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A Chinese company that until January went by the name Jiangsu Zhongtai Bridge Steel Structure Company plans to purchase a nonprofit American music college. What could go wrong?

Plenty, argue faculty members, donors and alumni who oppose Rider University’s plans to sell the Westminster Choir College in Princeton, N.J., to the company now known as Beijing Kaiwen Education Technology Company.

The most recent of several suits seeking to block the sale was filed last month on behalf of members of the Westminster Foundation, a group of alumni, donors and faculty. It argues that Rider is violating the terms of the original bequest of land for the college and the intent of the donors who have sustained the institution by selling it to Kaiwen for $40 million.

They argue that Rider has chosen an inappropriate buyer in Kaiwen, a for-profit corporation that owns two K-12 schools in China but has no experience in higher education and whose controlling shareholder, according to documents filed with the Shenzhen Stock Exchange, is a Chinese state-owned entity. A semiannual report filed by Kaiwen in August says that the company’s controlling shareholder is Badachu Holding Group, which is described on its website as a “large-scale state-owned holding corporate group.” The filing with the stock exchange further says that Kaiwen’s “actual controlling party” is the Haidian People's Government State-Owned Assets Supervision and Administration Commission.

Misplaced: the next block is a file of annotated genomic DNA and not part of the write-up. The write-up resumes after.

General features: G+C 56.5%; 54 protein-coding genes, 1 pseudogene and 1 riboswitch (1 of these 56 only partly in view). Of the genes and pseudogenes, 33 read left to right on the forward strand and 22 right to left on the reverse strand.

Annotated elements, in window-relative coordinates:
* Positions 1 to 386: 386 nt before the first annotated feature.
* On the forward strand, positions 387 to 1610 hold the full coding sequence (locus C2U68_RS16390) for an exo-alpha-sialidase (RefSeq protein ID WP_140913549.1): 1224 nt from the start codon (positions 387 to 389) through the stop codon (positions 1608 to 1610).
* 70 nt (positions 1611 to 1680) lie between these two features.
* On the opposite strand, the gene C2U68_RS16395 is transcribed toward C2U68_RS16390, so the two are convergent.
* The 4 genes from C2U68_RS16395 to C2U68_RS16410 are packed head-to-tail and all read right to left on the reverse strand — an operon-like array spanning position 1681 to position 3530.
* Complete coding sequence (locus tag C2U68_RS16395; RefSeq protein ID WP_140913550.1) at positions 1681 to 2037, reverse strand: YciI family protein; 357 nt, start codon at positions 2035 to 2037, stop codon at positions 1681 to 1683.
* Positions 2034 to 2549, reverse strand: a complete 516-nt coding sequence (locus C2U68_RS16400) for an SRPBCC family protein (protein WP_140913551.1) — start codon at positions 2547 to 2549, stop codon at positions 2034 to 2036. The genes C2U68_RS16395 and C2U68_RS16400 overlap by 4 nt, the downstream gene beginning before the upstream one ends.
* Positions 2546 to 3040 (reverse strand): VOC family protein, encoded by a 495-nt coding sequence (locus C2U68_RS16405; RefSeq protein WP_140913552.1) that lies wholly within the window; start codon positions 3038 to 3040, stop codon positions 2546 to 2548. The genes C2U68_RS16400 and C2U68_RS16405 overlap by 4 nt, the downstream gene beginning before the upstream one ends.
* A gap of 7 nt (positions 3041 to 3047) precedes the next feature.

Bruce Afran, a lawyer for the plaintiffs in the latest lawsuit, described the planned sale as unprecedented.

“This American college will be taken over by a corporation that is owned and controlled by the government of China, which does not recognize any degree of academic freedom and which has a state policy subordinating colleges to governmental and Communist Party principles. It is diametrically contrary to the understanding of an American institution of higher education,” Afran said.